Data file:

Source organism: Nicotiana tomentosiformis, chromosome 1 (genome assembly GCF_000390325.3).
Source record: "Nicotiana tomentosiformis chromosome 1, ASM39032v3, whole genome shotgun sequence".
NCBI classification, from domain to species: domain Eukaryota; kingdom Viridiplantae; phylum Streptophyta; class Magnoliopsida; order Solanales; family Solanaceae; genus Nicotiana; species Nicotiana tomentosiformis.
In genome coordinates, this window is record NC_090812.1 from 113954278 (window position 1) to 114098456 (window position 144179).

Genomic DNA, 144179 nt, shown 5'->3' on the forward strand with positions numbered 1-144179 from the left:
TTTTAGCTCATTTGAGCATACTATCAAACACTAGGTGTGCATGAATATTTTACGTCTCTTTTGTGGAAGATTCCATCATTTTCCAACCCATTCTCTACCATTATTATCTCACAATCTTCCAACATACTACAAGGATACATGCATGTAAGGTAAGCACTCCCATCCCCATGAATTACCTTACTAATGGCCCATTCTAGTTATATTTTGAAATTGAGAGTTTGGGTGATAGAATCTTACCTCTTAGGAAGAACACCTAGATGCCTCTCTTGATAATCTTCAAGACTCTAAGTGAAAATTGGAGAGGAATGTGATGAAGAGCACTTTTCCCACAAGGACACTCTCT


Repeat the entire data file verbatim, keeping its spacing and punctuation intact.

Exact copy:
Source organism: Nicotiana tomentosiformis, chromosome 1 (genome assembly GCF_000390325.3).
Source record: "Nicotiana tomentosiformis chromosome 1, ASM39032v3, whole genome shotgun sequence".
NCBI classification, from domain to species: domain Eukaryota; kingdom Viridiplantae; phylum Streptophyta; class Magnoliopsida; order Solanales; family Solanaceae; genus Nicotiana; species Nicotiana tomentosiformis.
In genome coordinates, this window is record NC_090812.1 from 113954278 (window position 1) to 114098456 (window position 144179).

Genomic DNA, 144179 nt, shown 5'->3' on the forward strand with positions numbered 1-144179 from the left:
TTTTAGCTCATTTGAGCATACTATCAAACACTAGGTGTGCATGAATATTTTACGTCTCTTTTGTGGAAGATTCCATCATTTTCCAACCCATTCTCTACCATTATTATCTCACAATCTTCCAACATACTACAAGGATACATGCATGTAAGGTAAGCACTCCCATCCCCATGAATTACCTTACTAATGGCCCATTCTAGTTATATTTTGAAATTGAGAGTTTGGGTGATAGAATCTTACCTCTTAGGAAGAACACCTAGATGCCTCTCTTGATAATCTTCAAGACTCTAAGTGAAAATTGGAGAGGAATGTGATGAAGAGCACTTTTCCCACAAGGACACTCTCT